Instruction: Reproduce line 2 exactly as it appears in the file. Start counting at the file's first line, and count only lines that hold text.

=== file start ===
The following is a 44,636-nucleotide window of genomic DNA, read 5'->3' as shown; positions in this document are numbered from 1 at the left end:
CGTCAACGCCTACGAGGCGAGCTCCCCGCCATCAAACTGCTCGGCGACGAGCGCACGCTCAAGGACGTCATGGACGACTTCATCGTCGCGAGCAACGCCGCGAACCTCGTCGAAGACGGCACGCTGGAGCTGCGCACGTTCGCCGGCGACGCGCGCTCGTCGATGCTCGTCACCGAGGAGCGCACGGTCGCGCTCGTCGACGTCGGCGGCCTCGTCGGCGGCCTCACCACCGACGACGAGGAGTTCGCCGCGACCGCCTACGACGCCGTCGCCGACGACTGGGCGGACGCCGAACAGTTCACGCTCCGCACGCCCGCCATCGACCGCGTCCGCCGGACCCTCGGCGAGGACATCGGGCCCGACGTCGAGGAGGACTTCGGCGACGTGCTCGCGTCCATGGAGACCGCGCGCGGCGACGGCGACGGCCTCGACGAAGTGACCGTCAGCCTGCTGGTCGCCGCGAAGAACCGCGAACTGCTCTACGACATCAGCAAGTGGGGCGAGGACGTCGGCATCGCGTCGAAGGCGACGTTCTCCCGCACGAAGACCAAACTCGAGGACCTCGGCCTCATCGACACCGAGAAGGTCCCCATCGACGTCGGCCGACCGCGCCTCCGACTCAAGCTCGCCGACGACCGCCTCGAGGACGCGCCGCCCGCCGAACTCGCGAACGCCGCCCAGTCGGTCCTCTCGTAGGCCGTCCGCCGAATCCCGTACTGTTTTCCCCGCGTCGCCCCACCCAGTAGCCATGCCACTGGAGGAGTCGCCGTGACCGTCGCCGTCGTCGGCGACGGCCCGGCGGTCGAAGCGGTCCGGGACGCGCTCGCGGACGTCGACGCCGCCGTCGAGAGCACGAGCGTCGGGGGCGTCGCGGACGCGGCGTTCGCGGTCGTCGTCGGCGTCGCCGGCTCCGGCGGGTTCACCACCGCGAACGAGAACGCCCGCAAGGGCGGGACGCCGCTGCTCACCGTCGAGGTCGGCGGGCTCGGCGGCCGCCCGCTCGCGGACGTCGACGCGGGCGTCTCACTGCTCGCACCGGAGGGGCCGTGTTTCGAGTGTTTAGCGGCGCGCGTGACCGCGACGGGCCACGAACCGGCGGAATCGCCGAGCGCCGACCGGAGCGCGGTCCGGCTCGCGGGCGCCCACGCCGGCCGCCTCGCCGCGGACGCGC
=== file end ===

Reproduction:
CGTCAACGCCTACGAGGCGAGCTCCCCGCCATCAAACTGCTCGGCGACGAGCGCACGCTCAAGGACGTCATGGACGACTTCATCGTCGCGAGCAACGCCGCGAACCTCGTCGAAGACGGCACGCTGGAGCTGCGCACGTTCGCCGGCGACGCGCGCTCGTCGATGCTCGTCACCGAGGAGCGCACGGTCGCGCTCGTCGACGTCGGCGGCCTCGTCGGCGGCCTCACCACCGACGACGAGGAGTTCGCCGCGACCGCCTACGACGCCGTCGCCGACGACTGGGCGGACGCCGAACAGTTCACGCTCCGCACGCCCGCCATCGACCGCGTCCGCCGGACCCTCGGCGAGGACATCGGGCCCGACGTCGAGGAGGACTTCGGCGACGTGCTCGCGTCCATGGAGACCGCGCGCGGCGACGGCGACGGCCTCGACGAAGTGACCGTCAGCCTGCTGGTCGCCGCGAAGAACCGCGAACTGCTCTACGACATCAGCAAGTGGGGCGAGGACGTCGGCATCGCGTCGAAGGCGACGTTCTCCCGCACGAAGACCAAACTCGAGGACCTCGGCCTCATCGACACCGAGAAGGTCCCCATCGACGTCGGCCGACCGCGCCTCCGACTCAAGCTCGCCGACGACCGCCTCGAGGACGCGCCGCCCGCCGAACTCGCGAACGCCGCCCAGTCGGTCCTCTCGTAGGCCGTCCGCCGAATCCCGTACTGTTTTCCCCGCGTCGCCCCACCCAGTAGCCATGCCACTGGAGGAGTCGCCGTGACCGTCGCCGTCGTCGGCGACGGCCCGGCGGTCGAAGCGGTCCGGGACGCGCTCGCGGACGTCGACGCCGCCGTCGAGAGCACGAGCGTCGGGGGCGTCGCGGACGCGGCGTTCGCGGTCGTCGTCGGCGTCGCCGGCTCCGGCGGGTTCACCACCGCGAACGAGAACGCCCGCAAGGGCGGGACGCCGCTGCTCACCGTCGAGGTCGGCGGGCTCGGCGGCCGCCCGCTCGCGGACGTCGACGCGGGCGTCTCACTGCTCGCACCGGAGGGGCCGTGTTTCGAGTGTTTAGCGGCGCGCGTGACCGCGACGGGCCACGAACCGGCGGAATCGCCGAGCGCCGACCGGAGCGCGGTCCGGCTCGCGGGCGCCCACGCCGGCCGCCTCGCCGCGGACGCGC